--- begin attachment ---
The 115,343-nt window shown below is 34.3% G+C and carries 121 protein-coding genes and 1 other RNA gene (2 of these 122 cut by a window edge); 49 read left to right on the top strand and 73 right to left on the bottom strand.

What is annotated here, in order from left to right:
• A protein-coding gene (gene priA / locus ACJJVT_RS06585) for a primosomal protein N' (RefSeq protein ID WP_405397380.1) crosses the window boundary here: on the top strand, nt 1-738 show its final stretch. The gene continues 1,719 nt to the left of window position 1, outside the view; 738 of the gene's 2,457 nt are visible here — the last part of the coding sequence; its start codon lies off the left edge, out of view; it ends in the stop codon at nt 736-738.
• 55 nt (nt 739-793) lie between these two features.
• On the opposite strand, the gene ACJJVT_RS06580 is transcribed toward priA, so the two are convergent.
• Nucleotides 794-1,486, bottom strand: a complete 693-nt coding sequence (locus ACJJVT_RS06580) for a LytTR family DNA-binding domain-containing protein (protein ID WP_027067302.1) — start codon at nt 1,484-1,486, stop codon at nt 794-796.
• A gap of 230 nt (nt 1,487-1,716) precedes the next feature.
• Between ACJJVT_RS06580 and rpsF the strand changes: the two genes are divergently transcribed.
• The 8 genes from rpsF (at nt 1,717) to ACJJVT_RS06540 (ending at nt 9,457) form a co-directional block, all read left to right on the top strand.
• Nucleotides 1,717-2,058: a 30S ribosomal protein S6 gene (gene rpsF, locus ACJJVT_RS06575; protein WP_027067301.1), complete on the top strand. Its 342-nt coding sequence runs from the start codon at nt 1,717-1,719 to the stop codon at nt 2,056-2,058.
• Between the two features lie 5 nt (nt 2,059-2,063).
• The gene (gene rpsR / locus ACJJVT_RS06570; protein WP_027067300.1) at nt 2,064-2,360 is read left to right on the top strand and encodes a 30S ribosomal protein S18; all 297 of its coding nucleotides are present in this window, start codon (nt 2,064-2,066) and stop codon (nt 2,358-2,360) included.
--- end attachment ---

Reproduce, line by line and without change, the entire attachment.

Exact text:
The 115,343-nt window shown below is 34.3% G+C and carries 121 protein-coding genes and 1 other RNA gene (2 of these 122 cut by a window edge); 49 read left to right on the top strand and 73 right to left on the bottom strand.

What is annotated here, in order from left to right:
• A protein-coding gene (gene priA / locus ACJJVT_RS06585) for a primosomal protein N' (RefSeq protein ID WP_405397380.1) crosses the window boundary here: on the top strand, nt 1-738 show its final stretch. The gene continues 1,719 nt to the left of window position 1, outside the view; 738 of the gene's 2,457 nt are visible here — the last part of the coding sequence; its start codon lies off the left edge, out of view; it ends in the stop codon at nt 736-738.
• 55 nt (nt 739-793) lie between these two features.
• On the opposite strand, the gene ACJJVT_RS06580 is transcribed toward priA, so the two are convergent.
• Nucleotides 794-1,486, bottom strand: a complete 693-nt coding sequence (locus ACJJVT_RS06580) for a LytTR family DNA-binding domain-containing protein (protein ID WP_027067302.1) — start codon at nt 1,484-1,486, stop codon at nt 794-796.
• A gap of 230 nt (nt 1,487-1,716) precedes the next feature.
• Between ACJJVT_RS06580 and rpsF the strand changes: the two genes are divergently transcribed.
• The 8 genes from rpsF (at nt 1,717) to ACJJVT_RS06540 (ending at nt 9,457) form a co-directional block, all read left to right on the top strand.
• Nucleotides 1,717-2,058: a 30S ribosomal protein S6 gene (gene rpsF, locus ACJJVT_RS06575; protein WP_027067301.1), complete on the top strand. Its 342-nt coding sequence runs from the start codon at nt 1,717-1,719 to the stop codon at nt 2,056-2,058.
• Between the two features lie 5 nt (nt 2,059-2,063).
• The gene (gene rpsR / locus ACJJVT_RS06570; protein WP_027067300.1) at nt 2,064-2,360 is read left to right on the top strand and encodes a 30S ribosomal protein S18; all 297 of its coding nucleotides are present in this window, start codon (nt 2,064-2,066) and stop codon (nt 2,358-2,360) included.